Ka Vangie ably presented UNORKA’s take on the CARP situation, starting off with the 773 land cases which have barely moved since they were filed with the DAR since 2001. She then raised several issues pertaining to CARP implementation, including, among others, decisions made by the DAR reversing earlier ones that were in favor of the affected farmers. (For those of you want to have a copy of the presentation, which is in Tagalog, just let me know.)
Encouraging responses from the Bishops
How did the Bishops react to the farmer groups’ presentations?
- Abp. Ledesma asked whether the groups also have success stories to tell. The groups responded positively, saying that they are ready to document and share all of these. UNORKA shared the story of a commercial farm in Panabo, Davao del Norte, in which the agrarian reform beneficiaries have the direct say in their banana produce, from production to marketing, without any intervention from their previous management-landowners.
- Bp. Pabillo asked two things. First, what are the plans of the groups after the recent sad experience at the DAR? TFM responded that Negros leaders are still hopelessly waiting for the DAR’s decision, while it is seeking the help of the Bishops to intervene. UNORKA said that it has (temporarily) stopped mounting camp-outs at the DAR but it has already started to reach out to Congresspersons and Senators to support them in their current struggle against the DAR leadership. Second, why is there excruciating delay in the resolution of cases? TFM answered that the DAR doesn’t have the political will. UNORKA, in turn, claimed that it is because of the many layers at the DAR Central Office that perform similar functions, like analyzing the cases. The final say resides in the legal team of the Office of the Secretary, which has all the discretion to render decision to each case, whether that negates the recommendations of the previous layer.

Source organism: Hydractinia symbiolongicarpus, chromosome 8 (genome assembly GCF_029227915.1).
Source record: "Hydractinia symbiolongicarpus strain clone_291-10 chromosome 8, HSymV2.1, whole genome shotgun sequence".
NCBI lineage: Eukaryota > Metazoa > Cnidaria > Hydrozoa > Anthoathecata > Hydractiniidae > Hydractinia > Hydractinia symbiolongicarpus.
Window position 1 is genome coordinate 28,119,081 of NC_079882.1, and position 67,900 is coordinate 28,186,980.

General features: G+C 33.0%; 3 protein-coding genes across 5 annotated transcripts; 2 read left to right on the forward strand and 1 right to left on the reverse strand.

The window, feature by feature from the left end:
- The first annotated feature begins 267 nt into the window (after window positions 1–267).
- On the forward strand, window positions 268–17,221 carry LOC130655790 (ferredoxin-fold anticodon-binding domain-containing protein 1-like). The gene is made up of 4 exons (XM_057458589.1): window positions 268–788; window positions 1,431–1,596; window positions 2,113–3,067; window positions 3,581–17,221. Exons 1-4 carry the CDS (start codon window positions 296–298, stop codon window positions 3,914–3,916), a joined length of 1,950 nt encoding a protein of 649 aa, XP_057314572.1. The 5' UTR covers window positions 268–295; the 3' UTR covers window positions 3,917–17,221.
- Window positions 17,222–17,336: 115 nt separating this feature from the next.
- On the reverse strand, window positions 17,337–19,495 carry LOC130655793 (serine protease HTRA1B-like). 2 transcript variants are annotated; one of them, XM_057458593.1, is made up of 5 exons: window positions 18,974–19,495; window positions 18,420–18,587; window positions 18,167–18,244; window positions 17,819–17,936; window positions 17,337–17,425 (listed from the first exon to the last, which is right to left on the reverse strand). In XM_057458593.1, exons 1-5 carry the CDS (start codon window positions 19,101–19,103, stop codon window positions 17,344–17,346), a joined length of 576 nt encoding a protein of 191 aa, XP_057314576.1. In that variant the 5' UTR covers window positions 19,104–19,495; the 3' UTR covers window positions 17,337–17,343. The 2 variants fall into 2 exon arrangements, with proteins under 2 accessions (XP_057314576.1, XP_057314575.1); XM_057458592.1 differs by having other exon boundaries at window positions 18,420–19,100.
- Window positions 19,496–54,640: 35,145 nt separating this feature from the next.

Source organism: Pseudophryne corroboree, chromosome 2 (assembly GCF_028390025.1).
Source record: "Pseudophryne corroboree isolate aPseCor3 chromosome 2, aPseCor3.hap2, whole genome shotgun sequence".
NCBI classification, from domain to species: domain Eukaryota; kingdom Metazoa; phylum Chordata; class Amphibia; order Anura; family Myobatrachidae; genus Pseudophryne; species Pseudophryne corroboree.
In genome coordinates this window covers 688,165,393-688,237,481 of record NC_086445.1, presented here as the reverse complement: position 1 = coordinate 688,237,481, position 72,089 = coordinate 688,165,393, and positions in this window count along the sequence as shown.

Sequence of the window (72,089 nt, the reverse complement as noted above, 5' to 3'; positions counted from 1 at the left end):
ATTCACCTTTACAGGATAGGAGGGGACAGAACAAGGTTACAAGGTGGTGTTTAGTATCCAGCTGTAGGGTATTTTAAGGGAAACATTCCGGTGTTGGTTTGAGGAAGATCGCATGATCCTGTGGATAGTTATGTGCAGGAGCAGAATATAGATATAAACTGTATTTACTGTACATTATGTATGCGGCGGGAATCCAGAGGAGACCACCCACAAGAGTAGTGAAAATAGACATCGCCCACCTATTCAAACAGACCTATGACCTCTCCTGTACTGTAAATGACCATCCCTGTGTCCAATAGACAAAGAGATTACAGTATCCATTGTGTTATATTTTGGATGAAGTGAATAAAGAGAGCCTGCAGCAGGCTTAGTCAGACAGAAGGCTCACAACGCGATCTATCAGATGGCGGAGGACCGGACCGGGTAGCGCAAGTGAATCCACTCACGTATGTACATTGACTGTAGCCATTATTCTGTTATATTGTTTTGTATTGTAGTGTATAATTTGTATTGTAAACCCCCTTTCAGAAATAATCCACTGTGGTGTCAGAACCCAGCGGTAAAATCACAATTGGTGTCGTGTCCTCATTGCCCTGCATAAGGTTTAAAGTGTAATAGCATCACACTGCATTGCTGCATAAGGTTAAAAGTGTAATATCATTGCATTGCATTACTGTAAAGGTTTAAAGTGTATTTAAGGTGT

- Abp. Ledesma informed the group that the CBCP is already organizing for the 2nd National Rural Congress that will take place in January 2008. The processes leading towards the Congress may be maximized to raise the issues just presented at today’s forum. He further said that the website that the CBCP Media Office has set out to create is home to all researches, publications, and the like related to agrarian reform and rural development. All statements and related documents that the POs would like to publish can be featured in that web site.
- Abp. Ledesma further opined that CBCP can hold seminars, syposiums, etc. pertaining to ARRD.
- Abp. Lagdameo said that the CBCP Pastoral Statement issued in January this year is enough response by the organization to the hapless situation of the farmers. He also asked TFM and UNORKA whether they were able to do to the DAR, that is, explaining what the DAR should be doing, what they are trying to do now to the CBCP. As sure as they were seated, they answered “Yes.” And then the Abp. quipped: “There’s something wrong.”